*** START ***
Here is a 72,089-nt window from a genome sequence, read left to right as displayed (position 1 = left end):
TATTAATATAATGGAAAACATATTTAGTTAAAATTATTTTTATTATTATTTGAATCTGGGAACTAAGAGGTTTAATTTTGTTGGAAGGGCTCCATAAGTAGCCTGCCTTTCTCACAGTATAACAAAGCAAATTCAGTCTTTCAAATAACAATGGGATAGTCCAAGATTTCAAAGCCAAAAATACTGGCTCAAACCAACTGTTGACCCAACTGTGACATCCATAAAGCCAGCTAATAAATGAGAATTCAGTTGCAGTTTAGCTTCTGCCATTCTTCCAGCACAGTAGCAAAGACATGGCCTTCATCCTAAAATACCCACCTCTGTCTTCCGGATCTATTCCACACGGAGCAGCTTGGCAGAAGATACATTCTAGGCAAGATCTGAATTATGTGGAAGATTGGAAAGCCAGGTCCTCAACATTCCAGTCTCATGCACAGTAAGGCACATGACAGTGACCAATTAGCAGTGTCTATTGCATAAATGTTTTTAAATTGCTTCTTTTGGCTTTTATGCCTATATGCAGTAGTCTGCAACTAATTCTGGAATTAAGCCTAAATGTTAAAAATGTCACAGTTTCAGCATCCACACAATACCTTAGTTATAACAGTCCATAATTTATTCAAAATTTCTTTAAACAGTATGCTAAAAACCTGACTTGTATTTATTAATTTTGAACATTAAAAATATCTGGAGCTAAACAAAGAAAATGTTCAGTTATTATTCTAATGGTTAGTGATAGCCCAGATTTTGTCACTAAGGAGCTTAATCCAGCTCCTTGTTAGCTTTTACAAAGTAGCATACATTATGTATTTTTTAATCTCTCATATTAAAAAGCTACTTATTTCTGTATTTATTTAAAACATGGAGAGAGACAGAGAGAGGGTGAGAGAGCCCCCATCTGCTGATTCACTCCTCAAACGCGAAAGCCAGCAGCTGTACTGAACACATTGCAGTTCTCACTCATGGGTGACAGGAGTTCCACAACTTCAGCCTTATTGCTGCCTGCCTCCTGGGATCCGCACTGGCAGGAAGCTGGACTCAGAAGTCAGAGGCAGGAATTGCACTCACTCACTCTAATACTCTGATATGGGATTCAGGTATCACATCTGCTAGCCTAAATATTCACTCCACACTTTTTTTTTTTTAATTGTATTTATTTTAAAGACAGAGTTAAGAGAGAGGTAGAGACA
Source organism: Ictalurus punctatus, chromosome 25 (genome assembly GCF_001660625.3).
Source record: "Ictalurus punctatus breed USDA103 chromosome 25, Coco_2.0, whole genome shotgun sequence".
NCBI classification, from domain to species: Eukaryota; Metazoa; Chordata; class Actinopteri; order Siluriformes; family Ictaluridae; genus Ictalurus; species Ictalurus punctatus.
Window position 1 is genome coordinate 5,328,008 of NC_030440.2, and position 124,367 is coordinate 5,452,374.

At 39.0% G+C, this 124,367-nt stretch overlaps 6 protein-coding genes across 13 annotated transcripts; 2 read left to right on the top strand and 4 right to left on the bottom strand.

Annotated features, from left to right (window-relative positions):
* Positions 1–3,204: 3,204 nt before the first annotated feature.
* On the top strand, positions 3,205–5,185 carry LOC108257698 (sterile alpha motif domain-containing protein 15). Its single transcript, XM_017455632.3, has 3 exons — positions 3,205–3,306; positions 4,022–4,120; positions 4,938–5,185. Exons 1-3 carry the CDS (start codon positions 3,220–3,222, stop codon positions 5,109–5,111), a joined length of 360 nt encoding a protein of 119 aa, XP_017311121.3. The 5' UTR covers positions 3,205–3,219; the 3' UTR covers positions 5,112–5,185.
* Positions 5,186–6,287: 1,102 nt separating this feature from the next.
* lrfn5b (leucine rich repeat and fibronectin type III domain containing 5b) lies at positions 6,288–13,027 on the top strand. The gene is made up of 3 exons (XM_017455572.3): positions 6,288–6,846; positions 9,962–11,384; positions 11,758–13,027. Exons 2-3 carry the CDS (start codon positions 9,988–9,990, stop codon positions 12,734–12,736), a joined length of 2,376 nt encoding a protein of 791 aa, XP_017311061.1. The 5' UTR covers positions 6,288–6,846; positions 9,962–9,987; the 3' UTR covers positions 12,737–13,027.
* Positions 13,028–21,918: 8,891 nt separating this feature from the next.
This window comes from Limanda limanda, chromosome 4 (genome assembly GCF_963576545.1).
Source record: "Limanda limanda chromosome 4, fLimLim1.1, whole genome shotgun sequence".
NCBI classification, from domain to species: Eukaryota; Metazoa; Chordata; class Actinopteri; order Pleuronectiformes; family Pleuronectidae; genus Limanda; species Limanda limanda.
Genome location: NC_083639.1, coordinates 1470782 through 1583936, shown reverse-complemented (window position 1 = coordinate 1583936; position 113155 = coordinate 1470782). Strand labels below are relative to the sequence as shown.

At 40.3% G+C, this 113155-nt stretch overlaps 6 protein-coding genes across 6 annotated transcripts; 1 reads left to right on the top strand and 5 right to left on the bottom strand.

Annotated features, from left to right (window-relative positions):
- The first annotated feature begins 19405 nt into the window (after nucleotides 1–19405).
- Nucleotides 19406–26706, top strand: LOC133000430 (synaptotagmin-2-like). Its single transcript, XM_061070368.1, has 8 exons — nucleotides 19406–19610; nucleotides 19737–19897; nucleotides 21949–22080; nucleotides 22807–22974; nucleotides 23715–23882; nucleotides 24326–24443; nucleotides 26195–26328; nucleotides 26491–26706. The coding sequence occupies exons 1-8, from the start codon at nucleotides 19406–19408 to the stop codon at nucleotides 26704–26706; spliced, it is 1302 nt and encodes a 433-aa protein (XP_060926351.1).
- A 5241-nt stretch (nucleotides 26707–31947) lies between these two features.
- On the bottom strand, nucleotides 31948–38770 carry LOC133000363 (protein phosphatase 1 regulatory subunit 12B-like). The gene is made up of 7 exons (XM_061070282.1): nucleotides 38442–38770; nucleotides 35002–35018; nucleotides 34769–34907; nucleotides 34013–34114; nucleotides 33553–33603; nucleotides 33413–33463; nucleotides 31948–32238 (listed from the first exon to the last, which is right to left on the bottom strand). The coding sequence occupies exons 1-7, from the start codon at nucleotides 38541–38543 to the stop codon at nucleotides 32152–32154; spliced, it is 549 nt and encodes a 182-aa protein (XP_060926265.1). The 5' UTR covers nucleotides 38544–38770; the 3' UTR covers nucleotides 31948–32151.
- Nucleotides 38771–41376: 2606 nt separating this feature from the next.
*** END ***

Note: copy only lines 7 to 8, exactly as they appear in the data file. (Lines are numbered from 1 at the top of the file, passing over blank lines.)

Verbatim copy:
At 39.0% G+C, this 124,367-nt stretch overlaps 6 protein-coding genes across 13 annotated transcripts; 2 read left to right on the top strand and 4 right to left on the bottom strand.

Annotated features, from left to right (window-relative positions):